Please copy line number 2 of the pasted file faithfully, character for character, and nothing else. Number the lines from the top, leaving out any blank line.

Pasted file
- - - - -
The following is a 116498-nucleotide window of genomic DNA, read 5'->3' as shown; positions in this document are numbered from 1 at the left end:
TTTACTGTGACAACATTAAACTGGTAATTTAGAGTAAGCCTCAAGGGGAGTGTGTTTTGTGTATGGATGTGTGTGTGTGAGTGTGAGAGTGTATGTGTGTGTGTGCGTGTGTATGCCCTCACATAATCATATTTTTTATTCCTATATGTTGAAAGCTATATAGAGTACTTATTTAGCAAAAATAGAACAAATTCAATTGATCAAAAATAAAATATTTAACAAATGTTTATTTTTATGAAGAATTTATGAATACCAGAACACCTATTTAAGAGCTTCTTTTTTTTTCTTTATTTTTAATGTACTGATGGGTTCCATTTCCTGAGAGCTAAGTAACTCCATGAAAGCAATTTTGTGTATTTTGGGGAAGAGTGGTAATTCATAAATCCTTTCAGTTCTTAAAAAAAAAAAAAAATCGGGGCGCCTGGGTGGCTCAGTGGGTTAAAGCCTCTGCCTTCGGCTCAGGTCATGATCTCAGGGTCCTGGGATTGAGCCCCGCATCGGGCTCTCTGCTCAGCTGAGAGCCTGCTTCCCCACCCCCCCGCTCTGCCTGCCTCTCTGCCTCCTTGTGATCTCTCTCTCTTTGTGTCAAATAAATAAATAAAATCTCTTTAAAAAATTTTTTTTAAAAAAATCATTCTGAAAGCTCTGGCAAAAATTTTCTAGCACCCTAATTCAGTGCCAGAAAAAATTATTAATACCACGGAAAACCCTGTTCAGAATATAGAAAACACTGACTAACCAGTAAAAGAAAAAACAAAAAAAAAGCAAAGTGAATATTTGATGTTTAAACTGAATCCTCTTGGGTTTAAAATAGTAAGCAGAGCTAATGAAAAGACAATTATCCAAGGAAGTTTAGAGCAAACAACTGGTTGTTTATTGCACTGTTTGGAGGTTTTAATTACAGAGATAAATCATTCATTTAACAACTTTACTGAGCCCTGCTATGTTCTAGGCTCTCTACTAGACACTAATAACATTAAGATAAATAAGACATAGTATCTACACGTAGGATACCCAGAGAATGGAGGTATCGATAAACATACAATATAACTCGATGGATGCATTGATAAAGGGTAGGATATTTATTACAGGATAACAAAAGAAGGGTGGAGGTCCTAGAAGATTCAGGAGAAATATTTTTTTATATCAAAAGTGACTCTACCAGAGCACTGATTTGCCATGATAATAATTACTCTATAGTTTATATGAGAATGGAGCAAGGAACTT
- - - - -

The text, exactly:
TTTACTGTGACAACATTAAACTGGTAATTTAGAGTAAGCCTCAAGGGGAGTGTGTTTTGTGTATGGATGTGTGTGTGTGAGTGTGAGAGTGTATGTGTGTGTGTGCGTGTGTATGCCCTCACATAATCATATTTTTTATTCCTATATGTTGAAAGCTATATAGAGTACTTATTTAGCAAAAATAGAACAAATTCAATTGATCAAAAATAAAATATTTAACAAATGTTTATTTTTATGAAGAATTTATGAATACCAGAACACCTATTTAAGAGCTTCTTTTTTTTTCTTTATTTTTAATGTACTGATGGGTTCCATTTCCTGAGAGCTAAGTAACTCCATGAAAGCAATTTTGTGTATTTTGGGGAAGAGTGGTAATTCATAAATCCTTTCAGTTCTTAAAAAAAAAAAAAAATCGGGGCGCCTGGGTGGCTCAGTGGGTTAAAGCCTCTGCCTTCGGCTCAGGTCATGATCTCAGGGTCCTGGGATTGAGCCCCGCATCGGGCTCTCTGCTCAGCTGAGAGCCTGCTTCCCCACCCCCCCGCTCTGCCTGCCTCTCTGCCTCCTTGTGATCTCTCTCTCTTTGTGTCAAATAAATAAATAAAATCTCTTTAAAAAATTTTTTTTAAAAAAATCATTCTGAAAGCTCTGGCAAAAATTTTCTAGCACCCTAATTCAGTGCCAGAAAAAATTATTAATACCACGGAAAACCCTGTTCAGAATATAGAAAACACTGACTAACCAGTAAAAGAAAAAACAAAAAAAAAGCAAAGTGAATATTTGATGTTTAAACTGAATCCTCTTGGGTTTAAAATAGTAAGCAGAGCTAATGAAAAGACAATTATCCAAGGAAGTTTAGAGCAAACAACTGGTTGTTTATTGCACTGTTTGGAGGTTTTAATTACAGAGATAAATCATTCATTTAACAACTTTACTGAGCCCTGCTATGTTCTAGGCTCTCTACTAGACACTAATAACATTAAGATAAATAAGACATAGTATCTACACGTAGGATACCCAGAGAATGGAGGTATCGATAAACATACAATATAACTCGATGGATGCATTGATAAAGGGTAGGATATTTATTACAGGATAACAAAAGAAGGGTGGAGGTCCTAGAAGATTCAGGAGAAATATTTTTTTATATCAAAAGTGACTCTACCAGAGCACTGATTTGCCATGATAATAATTACTCTATAGTTTATATGAGAATGGAGCAAGGAACTT